Diversity and Resilience: Lessons from the Financial Crisis
Melbourne Law School; European Corporate Governance Institute (ECGI); Center for Transnational Legal Studies (London)
University of New South Wales (UNSW)
September 6, 2009
University New South Wales Law Journal, Vol. 32, 2009
CLEA 2009 Annual Meeting Paper
U of Melbourne Legal Studies Research Paper No. 419
It was everyone's worst nightmare; the spectre of systemic collapse. And this time, everyone was in it together. The complexity of modern financial instruments was one obvious culprit. Centuries old legal principles, such as the notion of "insurable interest", were also cast aside; old fashioned "gaming laws" which had once served to dampen the worst aspects of irresponsible speculation no longer operated. And, unlike financial products of the past, these new inventions linked ho-hum retail banking directly to supercharged capital markets, Main Street to Wall Street. This was not just a housing bubble bursting; it was not just a credit crisis; it was not just a stock market crash. The new hybrid financial products, by linking heretofore loosely correlated markets, became purveyors of systemic risk.
Chaos theory, as applied to financial systems, would suggest that crises, like hurricanes, are predictable. The question then is why so many were caught unawares by this one. In particular, the Financial Stability Forum(FSF), created in the aftermath of the Asian financial crisis specifically to detect "vulnerabilities" in financial systems and serve as an early warning system, was caught flat-footed. The widespread adoption of top-down, assumption-riddled, standards and their use as indicators of potential financial instability, as promoted by the FSF, failed to signal or avert the crisis.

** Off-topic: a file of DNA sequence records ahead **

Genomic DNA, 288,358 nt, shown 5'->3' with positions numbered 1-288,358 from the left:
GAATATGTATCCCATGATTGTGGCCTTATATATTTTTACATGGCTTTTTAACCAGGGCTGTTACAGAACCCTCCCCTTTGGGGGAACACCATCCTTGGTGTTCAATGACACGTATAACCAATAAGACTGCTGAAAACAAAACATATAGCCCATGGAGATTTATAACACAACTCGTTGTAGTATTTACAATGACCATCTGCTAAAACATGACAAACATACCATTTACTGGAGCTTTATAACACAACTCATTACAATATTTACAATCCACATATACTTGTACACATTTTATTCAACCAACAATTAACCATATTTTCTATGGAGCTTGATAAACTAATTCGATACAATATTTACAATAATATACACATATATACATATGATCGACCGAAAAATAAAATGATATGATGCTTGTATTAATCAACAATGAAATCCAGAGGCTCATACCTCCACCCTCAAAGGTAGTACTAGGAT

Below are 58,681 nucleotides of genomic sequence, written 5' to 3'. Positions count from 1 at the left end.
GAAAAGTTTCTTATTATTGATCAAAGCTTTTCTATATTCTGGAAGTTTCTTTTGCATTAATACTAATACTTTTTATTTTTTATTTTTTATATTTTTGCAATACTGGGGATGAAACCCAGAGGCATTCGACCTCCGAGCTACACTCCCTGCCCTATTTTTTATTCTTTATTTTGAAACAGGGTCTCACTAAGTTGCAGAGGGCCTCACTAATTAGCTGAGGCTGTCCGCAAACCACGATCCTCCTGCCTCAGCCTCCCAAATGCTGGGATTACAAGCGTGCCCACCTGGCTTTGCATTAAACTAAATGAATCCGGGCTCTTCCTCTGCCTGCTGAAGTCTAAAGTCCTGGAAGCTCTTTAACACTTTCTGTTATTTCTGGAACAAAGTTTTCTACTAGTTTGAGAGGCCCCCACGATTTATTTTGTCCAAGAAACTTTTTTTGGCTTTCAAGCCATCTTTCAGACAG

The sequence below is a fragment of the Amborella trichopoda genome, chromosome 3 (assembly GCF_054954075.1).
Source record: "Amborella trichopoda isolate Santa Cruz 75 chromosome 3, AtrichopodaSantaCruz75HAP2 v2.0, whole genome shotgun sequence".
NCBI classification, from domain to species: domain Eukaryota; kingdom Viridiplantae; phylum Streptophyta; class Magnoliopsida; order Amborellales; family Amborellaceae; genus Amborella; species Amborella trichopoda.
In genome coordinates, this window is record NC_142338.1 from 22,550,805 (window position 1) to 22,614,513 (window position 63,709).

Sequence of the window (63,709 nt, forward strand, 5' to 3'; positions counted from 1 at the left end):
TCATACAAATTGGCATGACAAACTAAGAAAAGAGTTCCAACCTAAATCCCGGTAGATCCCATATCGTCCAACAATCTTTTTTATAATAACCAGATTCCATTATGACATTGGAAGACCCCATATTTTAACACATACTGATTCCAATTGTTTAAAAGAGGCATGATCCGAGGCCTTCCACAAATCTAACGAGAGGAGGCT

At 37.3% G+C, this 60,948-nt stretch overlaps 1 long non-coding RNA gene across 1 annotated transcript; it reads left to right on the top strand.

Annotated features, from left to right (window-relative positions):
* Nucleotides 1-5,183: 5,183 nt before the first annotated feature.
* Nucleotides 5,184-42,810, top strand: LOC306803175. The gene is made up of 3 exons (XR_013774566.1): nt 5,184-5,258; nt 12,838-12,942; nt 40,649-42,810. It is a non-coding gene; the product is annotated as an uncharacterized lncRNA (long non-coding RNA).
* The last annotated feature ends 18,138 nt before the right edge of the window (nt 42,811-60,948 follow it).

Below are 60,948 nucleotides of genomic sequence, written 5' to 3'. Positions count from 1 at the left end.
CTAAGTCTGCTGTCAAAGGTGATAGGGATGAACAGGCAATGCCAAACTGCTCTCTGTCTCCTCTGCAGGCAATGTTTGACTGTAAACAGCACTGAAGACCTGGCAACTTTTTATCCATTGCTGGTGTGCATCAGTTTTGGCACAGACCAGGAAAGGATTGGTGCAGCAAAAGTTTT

The seeming resilience of some economies to the financial crisis may also put into question the desirability of the international best practice and international standards approach propagated by the international financial institutions. Although it maybe too soon to judge whether such resilience is real or a temporary mirage, it does suggest that diversity, like the rain forest for the planet, is a good thing for financial systems.
With the benefit of recent hindsight this paper will explore some of the immediate causes of the global financial crisis, document its origins and investigate why some economies like Australia appeared more resilient to its effects than others.
Number of Pages in PDF File: 41
Keywords: financial crisis, chaos theory, financial stability forum, international standards
JEL Classification: F3, G2, G28, K2, K22, K23, N2Accepted Paper Series
Date posted: September 9, 2009 ; Last revised: September 24, 2009
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